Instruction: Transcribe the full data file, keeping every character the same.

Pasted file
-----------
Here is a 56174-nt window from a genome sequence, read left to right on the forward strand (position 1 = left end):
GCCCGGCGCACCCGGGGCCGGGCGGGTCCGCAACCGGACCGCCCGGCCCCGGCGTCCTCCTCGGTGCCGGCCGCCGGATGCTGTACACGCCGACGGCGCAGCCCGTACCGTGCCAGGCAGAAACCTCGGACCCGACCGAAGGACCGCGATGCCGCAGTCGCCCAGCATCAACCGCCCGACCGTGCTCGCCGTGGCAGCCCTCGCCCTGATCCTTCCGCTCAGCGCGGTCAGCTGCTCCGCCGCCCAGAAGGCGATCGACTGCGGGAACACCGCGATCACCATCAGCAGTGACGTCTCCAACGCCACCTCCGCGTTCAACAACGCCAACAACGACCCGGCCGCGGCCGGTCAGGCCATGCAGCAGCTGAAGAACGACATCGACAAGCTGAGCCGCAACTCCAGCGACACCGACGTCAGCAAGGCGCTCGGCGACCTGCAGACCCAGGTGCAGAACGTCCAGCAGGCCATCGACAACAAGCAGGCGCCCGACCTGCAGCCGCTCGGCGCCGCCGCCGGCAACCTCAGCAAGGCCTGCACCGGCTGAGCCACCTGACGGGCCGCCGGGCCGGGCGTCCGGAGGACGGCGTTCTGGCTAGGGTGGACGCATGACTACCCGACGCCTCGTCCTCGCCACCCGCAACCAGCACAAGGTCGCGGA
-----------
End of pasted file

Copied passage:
Here is a 56174-nt window from a genome sequence, read left to right on the forward strand (position 1 = left end):
GCCCGGCGCACCCGGGGCCGGGCGGGTCCGCAACCGGACCGCCCGGCCCCGGCGTCCTCCTCGGTGCCGGCCGCCGGATGCTGTACACGCCGACGGCGCAGCCCGTACCGTGCCAGGCAGAAACCTCGGACCCGACCGAAGGACCGCGATGCCGCAGTCGCCCAGCATCAACCGCCCGACCGTGCTCGCCGTGGCAGCCCTCGCCCTGATCCTTCCGCTCAGCGCGGTCAGCTGCTCCGCCGCCCAGAAGGCGATCGACTGCGGGAACACCGCGATCACCATCAGCAGTGACGTCTCCAACGCCACCTCCGCGTTCAACAACGCCAACAACGACCCGGCCGCGGCCGGTCAGGCCATGCAGCAGCTGAAGAACGACATCGACAAGCTGAGCCGCAACTCCAGCGACACCGACGTCAGCAAGGCGCTCGGCGACCTGCAGACCCAGGTGCAGAACGTCCAGCAGGCCATCGACAACAAGCAGGCGCCCGACCTGCAGCCGCTCGGCGCCGCCGCCGGCAACCTCAGCAAGGCCTGCACCGGCTGAGCCACCTGACGGGCCGCCGGGCCGGGCGTCCGGAGGACGGCGTTCTGGCTAGGGTGGACGCATGACTACCCGACGCCTCGTCCTCGCCACCCGCAACCAGCACAAGGTCGCGGA